Functional Regulation of Proteins and Molecular Complexes by Sugar Chains
Launch of the Specified Study "Glycomics"
Koichi Furukawa, Research Field Representative, Nagoya University Graduate School of Medicine
The Specified Study supported by MEXT Grants-in-Aid for Scientific Research on Priority Areas "Functional Regulation of Proteins and Molecular Complexes by Sugar Chains" ("Glycomics") was launched in 2002. Here, I would like to present an outline of the study group and the effects of the research project.

As genome information on many species including human has been disclosed, the importance of the elucidation of sugar chain functions, together with proteomics research, has been recognized more than ever as part of postgenome (sequence) research. Existing studies have demonstrated that biomolecules such as proteins and lipids have various functions as glycosylated glycoconjugates and that sugar chains play extremely important roles in many biological phenomena including development, differentiation, cancer, infection, inflammation, aging, degeneration, reproduction and regeneration. It is a great pleasure as well as encouragement for glycoscientists that the research project was approved and supported in a time when biology is being greatly advanced. Approval for this project also raises expectations for the elucidation of sugar chain functions that is indispensable for progress in biology.

The primary factor in the recent advances in sugar chain biology is the successful gene cloning of glycosylation enzymes. The roles of sugar chains have clearly been demonstrated in genetic engineering experiments. Remodeling of sugar chains in cells and glyco-gene knock-out have become routine experimental maneuvers, making it possible to take more extensive and flexible approaches than ever in drawing up experiment plans. Japanese researchers have made tremendous contributions in the cloning race of glycosylation enzyme genes (about half of the gene cloning has been done by them), demonstrating the traditionally high level of carbohydrate research in Japan. Several hurdles remain to be cleared in the process of integrating the elucidation of sugar chain functions by taking advantage of the gene cloning results. However, emphasis should ultimately be placed on the elucidation of the roles of sugar chains that will be accepted universally by biologists. The solidity of the infrastructure for the study of the natural sciences in Japan is questionable for post-gene cloning advancement of glyco biology. The infrastructure here is insufficient compared to that of the U.S. and EU. Our basic challenges in the future will be to reinforce coordination among researchers in the relevant research fields and to advance the analysis targets from intercellular actions to intermolecular actions in order to further our efforts in analyzing both carbohydrate functions and the functions of glycoconjugate molecules. The energy of young researchers is able and willing to make new attempts by thinking outside the box with free ideas is required to meet these challenges. By not being bound to the category of "glycoscientists," the specified Study Group is hoping to establish a research infrastructure to create an environment in which ever more exciting research can be conducted internally and intense discussions can be held externally.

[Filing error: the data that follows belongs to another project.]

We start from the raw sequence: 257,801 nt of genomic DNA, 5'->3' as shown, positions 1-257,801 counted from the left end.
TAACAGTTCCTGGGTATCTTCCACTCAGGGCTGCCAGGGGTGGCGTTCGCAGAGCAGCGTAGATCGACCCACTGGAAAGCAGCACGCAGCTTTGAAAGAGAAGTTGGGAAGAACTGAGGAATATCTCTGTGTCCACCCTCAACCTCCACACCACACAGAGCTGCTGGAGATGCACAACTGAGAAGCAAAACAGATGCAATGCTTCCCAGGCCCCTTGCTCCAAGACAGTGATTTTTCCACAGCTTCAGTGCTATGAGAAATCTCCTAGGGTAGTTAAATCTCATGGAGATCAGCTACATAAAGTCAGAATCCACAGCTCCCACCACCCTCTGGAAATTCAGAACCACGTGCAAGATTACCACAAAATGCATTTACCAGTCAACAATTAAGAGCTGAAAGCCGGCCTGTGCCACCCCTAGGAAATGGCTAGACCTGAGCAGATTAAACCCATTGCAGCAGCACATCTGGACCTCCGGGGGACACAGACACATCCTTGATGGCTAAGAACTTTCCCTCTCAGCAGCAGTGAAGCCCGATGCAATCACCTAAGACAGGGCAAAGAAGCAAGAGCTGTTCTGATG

Since the turn of the century, "Establishment of Glycosylation-related Gene Library" project of the Ministry of Economy, Trade and Industry has been under way in the sugar chain study field, and the Strategic/Creative Study Project was launched at almost the same time. We hope to enhance the activities of the research groups by effectively promoting cooperation and coordination among the sugar chain study projects including future ones. We wish all research participants good luck in their activities and would appreciate support from all those in relevant fields.

Contact: Koichi Furukawa
Department of Biochemistry II, Research Field Representative, Nagoya University Graduate School of Medicine
Fax 052-744-2069; Tel 052-744-2070; E-mail